The very least every family caregiver should know about Medicaid:

  • Long-term care is very costly, and many people rely on Medicaid to cover it.
  • The application process for Medicaid includes a look at all financial transactions in the previous five years (2.5 years in California).
  • To be eligible for Medicaid, you must have almost no countable assets or income. There are ways to convert “countable” assets or income into “exempt” ones, but this usually requires a planning process and the assistance of a professional. 
  • Anything deemed a gift – including transfers of cash or assets sold for less than market value – can affect eligibility.
As a family caregiver managing finances, it’s important to keep one eye on the future so that your loved one will be able to access whatever care they may need.


6. Find Financial Assistance

There are countless financial assistance programs available across the nation. Some are limited to local areas and others to individuals in certain circumstances. However, if you don’t know about a benefit program can’t do you much good. Luckily there are several ways to locate potential financial assistance for whatever your situation.

  • Visit the National Council on Aging’s Benefits Check-Up to quickly and easily search thousands of benefit programs that may be available to your loved one.
  • Look into local resources that may be available.
  • Contact your local Area Agency on Aging for information on resources, benefits counselors, or benefit programs in your area.
  • Talk to a Medicaid Planner to determine the best way to approach Medicaid planning in your situation.
7. Tackle the To-Do List

It’s best to start by talking to your loved one as early as possible – before they even need help if you can. It can be a lot easier to find out this information by asking them directly than it is to dig it up and discover it on your own.

  • Take an inventory of your loved one’s financial and legal bill information, including:
    • Wills, trusts, or other estate planning documents
    • Power of attorney and other legal documents 
    • Bank, investment, and credit card accounts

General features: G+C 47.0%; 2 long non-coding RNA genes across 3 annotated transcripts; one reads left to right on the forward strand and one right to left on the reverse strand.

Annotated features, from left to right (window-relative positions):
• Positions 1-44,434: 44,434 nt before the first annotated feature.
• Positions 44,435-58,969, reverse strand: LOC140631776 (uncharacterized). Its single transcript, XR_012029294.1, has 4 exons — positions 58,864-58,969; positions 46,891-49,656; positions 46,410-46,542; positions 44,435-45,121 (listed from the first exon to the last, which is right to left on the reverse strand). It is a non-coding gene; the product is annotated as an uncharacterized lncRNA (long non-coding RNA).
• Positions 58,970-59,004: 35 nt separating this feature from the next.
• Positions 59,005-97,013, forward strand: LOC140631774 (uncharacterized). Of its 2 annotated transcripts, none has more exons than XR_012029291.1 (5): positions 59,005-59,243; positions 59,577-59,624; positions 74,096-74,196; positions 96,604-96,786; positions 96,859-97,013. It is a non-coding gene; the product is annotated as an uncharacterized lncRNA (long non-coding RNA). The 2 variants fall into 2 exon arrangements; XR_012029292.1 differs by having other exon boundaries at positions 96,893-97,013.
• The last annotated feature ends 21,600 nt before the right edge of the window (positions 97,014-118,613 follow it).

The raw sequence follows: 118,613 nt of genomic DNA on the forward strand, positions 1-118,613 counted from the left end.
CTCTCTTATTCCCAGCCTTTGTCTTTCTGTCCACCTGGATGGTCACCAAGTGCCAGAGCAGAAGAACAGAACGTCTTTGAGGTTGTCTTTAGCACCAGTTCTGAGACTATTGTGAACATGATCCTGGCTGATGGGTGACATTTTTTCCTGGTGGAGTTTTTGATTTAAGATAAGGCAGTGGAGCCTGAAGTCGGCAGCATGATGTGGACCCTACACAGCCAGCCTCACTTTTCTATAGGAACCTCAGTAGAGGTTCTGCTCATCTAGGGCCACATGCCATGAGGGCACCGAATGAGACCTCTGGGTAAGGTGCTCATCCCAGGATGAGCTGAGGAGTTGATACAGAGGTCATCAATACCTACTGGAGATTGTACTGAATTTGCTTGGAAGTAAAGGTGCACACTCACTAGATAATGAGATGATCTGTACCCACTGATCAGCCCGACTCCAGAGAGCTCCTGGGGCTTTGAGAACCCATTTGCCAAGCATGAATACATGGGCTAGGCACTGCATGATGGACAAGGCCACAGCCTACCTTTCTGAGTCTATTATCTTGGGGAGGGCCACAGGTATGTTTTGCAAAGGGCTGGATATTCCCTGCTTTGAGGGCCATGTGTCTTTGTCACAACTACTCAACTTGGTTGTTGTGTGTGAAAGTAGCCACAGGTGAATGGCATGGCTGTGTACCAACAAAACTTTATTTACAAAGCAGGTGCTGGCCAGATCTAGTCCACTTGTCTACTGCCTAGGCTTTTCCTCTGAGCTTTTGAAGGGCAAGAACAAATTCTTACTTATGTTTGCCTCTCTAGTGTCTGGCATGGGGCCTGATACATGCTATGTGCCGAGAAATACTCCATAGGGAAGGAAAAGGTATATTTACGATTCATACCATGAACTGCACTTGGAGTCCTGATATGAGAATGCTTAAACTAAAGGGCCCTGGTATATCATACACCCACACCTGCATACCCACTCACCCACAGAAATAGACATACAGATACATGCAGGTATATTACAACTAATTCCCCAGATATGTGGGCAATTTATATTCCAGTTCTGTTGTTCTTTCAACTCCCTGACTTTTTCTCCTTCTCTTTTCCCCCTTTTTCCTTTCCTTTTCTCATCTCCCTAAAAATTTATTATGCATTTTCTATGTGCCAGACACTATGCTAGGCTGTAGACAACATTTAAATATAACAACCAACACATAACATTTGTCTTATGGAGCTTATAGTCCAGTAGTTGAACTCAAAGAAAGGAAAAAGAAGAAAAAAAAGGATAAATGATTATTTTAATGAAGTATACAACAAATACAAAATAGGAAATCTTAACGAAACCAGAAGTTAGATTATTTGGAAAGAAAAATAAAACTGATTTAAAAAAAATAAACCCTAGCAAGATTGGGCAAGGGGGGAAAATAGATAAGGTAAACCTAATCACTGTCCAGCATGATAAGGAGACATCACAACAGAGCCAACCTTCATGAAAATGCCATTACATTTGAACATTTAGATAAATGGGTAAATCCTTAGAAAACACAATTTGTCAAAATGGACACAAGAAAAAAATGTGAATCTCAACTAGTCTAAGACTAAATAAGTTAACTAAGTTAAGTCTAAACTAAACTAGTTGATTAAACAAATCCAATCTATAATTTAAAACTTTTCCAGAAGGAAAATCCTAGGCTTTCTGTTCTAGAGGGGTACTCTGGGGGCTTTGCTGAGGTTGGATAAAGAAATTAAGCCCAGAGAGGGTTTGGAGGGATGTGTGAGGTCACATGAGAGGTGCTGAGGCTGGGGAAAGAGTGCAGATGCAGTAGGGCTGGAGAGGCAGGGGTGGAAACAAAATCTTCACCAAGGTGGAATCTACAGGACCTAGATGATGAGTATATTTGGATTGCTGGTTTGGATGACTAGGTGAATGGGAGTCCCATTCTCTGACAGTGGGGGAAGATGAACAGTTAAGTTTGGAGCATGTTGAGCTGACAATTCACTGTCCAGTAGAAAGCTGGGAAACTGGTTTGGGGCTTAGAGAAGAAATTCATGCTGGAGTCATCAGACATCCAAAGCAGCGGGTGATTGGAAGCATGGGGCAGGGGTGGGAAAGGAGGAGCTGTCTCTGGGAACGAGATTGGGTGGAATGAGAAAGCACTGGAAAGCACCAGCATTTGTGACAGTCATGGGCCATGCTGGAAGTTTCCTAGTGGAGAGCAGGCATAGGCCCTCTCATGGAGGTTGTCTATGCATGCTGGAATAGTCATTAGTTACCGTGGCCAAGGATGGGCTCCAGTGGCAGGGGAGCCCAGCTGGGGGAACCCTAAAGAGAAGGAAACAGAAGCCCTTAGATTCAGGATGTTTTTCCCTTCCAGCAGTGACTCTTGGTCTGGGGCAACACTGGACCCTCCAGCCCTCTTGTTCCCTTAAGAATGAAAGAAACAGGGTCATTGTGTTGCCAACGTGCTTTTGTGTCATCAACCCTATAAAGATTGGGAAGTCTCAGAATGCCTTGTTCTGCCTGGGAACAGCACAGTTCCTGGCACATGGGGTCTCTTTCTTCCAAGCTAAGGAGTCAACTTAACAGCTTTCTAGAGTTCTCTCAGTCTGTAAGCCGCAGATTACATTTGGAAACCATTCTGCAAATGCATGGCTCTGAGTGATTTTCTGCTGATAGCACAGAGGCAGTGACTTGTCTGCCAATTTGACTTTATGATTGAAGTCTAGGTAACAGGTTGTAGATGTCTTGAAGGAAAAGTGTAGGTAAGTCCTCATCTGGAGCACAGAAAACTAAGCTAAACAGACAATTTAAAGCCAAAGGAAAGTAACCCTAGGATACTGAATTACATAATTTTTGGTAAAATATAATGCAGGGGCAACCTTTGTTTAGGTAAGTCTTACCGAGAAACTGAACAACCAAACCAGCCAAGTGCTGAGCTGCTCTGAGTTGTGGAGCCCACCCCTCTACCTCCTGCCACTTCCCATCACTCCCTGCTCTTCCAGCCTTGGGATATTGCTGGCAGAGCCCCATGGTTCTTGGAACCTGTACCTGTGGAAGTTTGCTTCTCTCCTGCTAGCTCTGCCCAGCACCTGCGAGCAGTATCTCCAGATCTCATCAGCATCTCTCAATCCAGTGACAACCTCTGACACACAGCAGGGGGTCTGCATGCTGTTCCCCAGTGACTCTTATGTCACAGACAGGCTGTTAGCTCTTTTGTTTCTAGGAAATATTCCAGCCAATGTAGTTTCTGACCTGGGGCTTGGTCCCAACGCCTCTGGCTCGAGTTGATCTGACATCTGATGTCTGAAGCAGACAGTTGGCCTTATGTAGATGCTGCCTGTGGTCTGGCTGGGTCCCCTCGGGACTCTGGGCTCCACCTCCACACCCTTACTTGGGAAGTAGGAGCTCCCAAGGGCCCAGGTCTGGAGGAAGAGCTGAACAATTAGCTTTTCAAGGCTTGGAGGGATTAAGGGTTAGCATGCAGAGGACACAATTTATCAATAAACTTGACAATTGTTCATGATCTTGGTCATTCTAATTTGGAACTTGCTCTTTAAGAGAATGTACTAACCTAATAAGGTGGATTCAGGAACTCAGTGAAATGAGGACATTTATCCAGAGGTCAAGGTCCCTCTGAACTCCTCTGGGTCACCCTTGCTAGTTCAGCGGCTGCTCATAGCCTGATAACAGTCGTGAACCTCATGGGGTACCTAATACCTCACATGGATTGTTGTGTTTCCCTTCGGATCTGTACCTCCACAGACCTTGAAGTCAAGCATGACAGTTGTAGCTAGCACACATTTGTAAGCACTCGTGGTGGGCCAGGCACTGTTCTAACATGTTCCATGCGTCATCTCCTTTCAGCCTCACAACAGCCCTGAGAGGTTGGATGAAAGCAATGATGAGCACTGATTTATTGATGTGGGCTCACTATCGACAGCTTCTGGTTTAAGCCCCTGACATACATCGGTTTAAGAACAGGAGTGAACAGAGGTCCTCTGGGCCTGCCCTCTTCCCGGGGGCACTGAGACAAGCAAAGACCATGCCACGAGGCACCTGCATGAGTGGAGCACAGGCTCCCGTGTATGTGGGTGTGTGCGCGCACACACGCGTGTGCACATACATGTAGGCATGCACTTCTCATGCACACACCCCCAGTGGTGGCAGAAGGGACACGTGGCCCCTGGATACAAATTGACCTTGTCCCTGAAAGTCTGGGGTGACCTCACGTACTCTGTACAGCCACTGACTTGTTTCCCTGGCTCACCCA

• Retirement, pension, and annuity accounts
    • Login information for online bill payment accounts
    • Auto-recurring subscriptions
    • Mortgage/rental information
    • Utility and monthly bill accounts
    • Information on loans or debts
    • Insurance policies
    • Tax information from the last 3-7 years
    • Safe-deposit box information
    • Property deeds and vehicle titles
    • Birth certificate, marriage/divorce documents, citizenship papers, etc
    • Social security statements and benefits letter
    • Information about Medicaid, veterans benefits, or other programs 
  • Determine whether any payments are behind and create a schedule for bill payments. Automate payments to make things more manageable.
  • Cancel all unnecessary payment accounts, including credit cards, lines of credit, PayPal, Venmo, etc.
  • Consider professional assistance. Check your Olera dashboard for recommendations for professionals in your area.
    • Elder law attorneys can assist with:
    • Certified Financial Planners can:
      • Develop holistic budgets
      • Review or update investment strategies
      • Create plans for funding long-term care or reaching other financial goals
    • Senior money managers can:
      • Handle day-to-day financial needs
      • Write checks
      • Maintain records
      • Gather documents
      • Manage bill payments
      • Provide reminders
    • Insurance agents can help with insurance questions and needs about whichever types of insurance they specialize in, such as:
      • Medicare
      • Private health insurance
      • Long term care 
      • Life insurance
      • Annuities
8. Explore Your Resources